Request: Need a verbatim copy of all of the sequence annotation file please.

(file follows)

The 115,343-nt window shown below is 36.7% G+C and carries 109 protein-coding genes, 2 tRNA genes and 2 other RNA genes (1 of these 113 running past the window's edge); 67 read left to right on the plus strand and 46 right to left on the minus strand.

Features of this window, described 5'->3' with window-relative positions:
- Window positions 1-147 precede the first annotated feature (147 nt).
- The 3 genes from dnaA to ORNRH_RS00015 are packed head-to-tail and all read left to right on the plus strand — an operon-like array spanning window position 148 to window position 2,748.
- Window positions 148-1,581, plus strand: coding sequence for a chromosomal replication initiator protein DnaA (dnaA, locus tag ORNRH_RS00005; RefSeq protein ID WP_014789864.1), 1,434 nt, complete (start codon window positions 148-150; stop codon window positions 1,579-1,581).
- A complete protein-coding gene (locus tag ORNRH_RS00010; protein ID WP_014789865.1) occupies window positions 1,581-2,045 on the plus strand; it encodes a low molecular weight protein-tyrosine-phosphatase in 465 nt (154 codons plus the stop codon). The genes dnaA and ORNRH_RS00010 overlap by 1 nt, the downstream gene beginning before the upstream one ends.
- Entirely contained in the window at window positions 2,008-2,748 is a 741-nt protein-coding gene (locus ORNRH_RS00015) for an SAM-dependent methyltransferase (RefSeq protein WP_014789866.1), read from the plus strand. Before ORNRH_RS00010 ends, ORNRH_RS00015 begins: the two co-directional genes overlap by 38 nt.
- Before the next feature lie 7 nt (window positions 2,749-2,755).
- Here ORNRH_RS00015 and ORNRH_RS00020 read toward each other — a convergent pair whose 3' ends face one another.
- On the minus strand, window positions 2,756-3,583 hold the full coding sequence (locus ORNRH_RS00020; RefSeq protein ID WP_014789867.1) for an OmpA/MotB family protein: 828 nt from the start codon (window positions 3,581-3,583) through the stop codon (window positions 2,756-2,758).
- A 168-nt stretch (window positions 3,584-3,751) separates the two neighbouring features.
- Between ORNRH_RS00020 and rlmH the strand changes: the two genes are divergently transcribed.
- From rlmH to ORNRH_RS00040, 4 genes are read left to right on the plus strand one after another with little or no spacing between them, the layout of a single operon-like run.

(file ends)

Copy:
The 115,343-nt window shown below is 36.7% G+C and carries 109 protein-coding genes, 2 tRNA genes and 2 other RNA genes (1 of these 113 running past the window's edge); 67 read left to right on the plus strand and 46 right to left on the minus strand.

Features of this window, described 5'->3' with window-relative positions:
- Window positions 1-147 precede the first annotated feature (147 nt).
- The 3 genes from dnaA to ORNRH_RS00015 are packed head-to-tail and all read left to right on the plus strand — an operon-like array spanning window position 148 to window position 2,748.
- Window positions 148-1,581, plus strand: coding sequence for a chromosomal replication initiator protein DnaA (dnaA, locus tag ORNRH_RS00005; RefSeq protein ID WP_014789864.1), 1,434 nt, complete (start codon window positions 148-150; stop codon window positions 1,579-1,581).
- A complete protein-coding gene (locus tag ORNRH_RS00010; protein ID WP_014789865.1) occupies window positions 1,581-2,045 on the plus strand; it encodes a low molecular weight protein-tyrosine-phosphatase in 465 nt (154 codons plus the stop codon). The genes dnaA and ORNRH_RS00010 overlap by 1 nt, the downstream gene beginning before the upstream one ends.
- Entirely contained in the window at window positions 2,008-2,748 is a 741-nt protein-coding gene (locus ORNRH_RS00015) for an SAM-dependent methyltransferase (RefSeq protein WP_014789866.1), read from the plus strand. Before ORNRH_RS00010 ends, ORNRH_RS00015 begins: the two co-directional genes overlap by 38 nt.
- Before the next feature lie 7 nt (window positions 2,749-2,755).
- Here ORNRH_RS00015 and ORNRH_RS00020 read toward each other — a convergent pair whose 3' ends face one another.
- On the minus strand, window positions 2,756-3,583 hold the full coding sequence (locus ORNRH_RS00020; RefSeq protein ID WP_014789867.1) for an OmpA/MotB family protein: 828 nt from the start codon (window positions 3,581-3,583) through the stop codon (window positions 2,756-2,758).
- A 168-nt stretch (window positions 3,584-3,751) separates the two neighbouring features.
- Between ORNRH_RS00020 and rlmH the strand changes: the two genes are divergently transcribed.
- From rlmH to ORNRH_RS00040, 4 genes are read left to right on the plus strand one after another with little or no spacing between them, the layout of a single operon-like run.